Percy Ure

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Percy Neville Ure M.A. (10 May 1879[1] – 3 April 1950[2]) was the University of Reading's first Professor of Classics (1911–1946) and the founder of the Ure Museum of Greek Archaeology at Reading. His wife and former pupil at Reading, Annie Ure (1893–1976),[1] was the museum's first Curator from 1922 until her death.[1][3][4] The Ures were experts on Greek and Egyptian antiquities, and particularly Greek ceramics. With Ronald M. Burrows, they undertook important excavations at Rhitsona in Boeotia, Greece.

Percy has been described as "an inveterate picker-up of fragments"[5] which he acquired wherever he could, including from children or discarded under bushes at archaeological sites like Rhitsona or Mycenae. Many were packed in the boxes of Percy's favourite cigarettes. He also accepted a donation of "battered" items from the British Museum. Percy collected plain and functional items neglected by other scholars, believing that they might be as informative as more attractive pieces.[5]

Together the Ures enjoyed a passion for Greek ceramics and Boeotian pottery in particular. They wrote several important books on finds at Rhitsona as well as over fifty articles on Greek pottery. In 1954 they produced an important volume in the international series, Corpus Vasorum Antiquorum, which covered about half of the current Ure Museum collection.[clarification needed]

Selected publications[edit]

  • Ure, P. 1921 The Greek Renaissance. London: Methuen. Free download.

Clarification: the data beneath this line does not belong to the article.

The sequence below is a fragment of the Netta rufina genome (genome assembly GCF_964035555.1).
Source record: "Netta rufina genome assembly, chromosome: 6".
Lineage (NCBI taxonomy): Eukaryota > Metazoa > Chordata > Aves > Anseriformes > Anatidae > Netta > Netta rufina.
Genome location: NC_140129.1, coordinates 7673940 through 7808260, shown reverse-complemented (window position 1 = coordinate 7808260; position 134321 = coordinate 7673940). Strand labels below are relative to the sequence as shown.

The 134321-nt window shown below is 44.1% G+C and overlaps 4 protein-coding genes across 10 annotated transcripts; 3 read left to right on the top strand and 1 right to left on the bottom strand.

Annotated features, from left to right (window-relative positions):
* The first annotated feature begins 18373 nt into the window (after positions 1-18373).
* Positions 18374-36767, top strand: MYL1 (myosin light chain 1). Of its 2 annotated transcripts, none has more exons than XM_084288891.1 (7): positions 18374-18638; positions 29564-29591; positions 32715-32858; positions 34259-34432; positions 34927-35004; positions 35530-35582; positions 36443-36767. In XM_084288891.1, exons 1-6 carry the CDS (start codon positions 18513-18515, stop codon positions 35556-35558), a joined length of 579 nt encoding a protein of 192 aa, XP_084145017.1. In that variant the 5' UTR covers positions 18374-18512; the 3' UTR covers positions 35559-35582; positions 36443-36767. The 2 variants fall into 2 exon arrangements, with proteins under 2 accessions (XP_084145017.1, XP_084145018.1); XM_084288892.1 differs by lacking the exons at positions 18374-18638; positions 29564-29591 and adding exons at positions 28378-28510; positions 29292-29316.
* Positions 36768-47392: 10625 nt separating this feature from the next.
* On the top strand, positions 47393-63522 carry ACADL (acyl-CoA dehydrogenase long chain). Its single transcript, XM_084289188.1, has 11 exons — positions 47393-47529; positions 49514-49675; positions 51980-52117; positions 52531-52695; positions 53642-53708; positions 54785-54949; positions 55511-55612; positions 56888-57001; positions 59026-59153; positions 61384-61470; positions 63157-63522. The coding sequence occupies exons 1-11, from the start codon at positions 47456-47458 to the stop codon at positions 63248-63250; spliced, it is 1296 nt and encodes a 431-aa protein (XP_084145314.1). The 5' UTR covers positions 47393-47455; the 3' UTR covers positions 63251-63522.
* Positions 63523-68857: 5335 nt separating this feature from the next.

• Ure, P. 1922. The Origin of Tyranny. Cambridge: University Press, 1922. Free download.
  • Ure, P. and Ure, A. 1927. Sixth & fifth century pottery from excavations made at Rhitsona. London: Oxford University Press.
  • Ure, P. 1951. Justinian and His Age. Harmondsworth: Penguin Books.
  • Ure, P.N. and Ure, A.D. Corpus Vasorum Antiquorum: Great Britain-University of Reading. London: Oxford University Press, 1954.

References[edit]

  1. ^ a b c A Short Biography of Professor Percy Ure Commemorating 100 Years of the Classics Department Collection 1909–2009. Reading: Sally Fox, 2009.
  2. ^ "Deaths", The Times, 5 April 1950, No. 51658.
  3. ^ "Ure celebrates its centenary". Bulletin. University of Reading. 30 April 2009. p. 3.
  4. ^ "About the Collection". The Ure Museum of Greek Archaeology:. The University of Reading (reg.ac.uk). Retrieved 20 September 2011.
  5. ^ a b Introduction to 'The Ure Museum: a Retrospective' (26 October 2005), The Ure Museum of Greek Archaeology, 7 August 2006, The University of Reading (reg.ac.uk). Retrieved 21 November 2011.

External links[edit]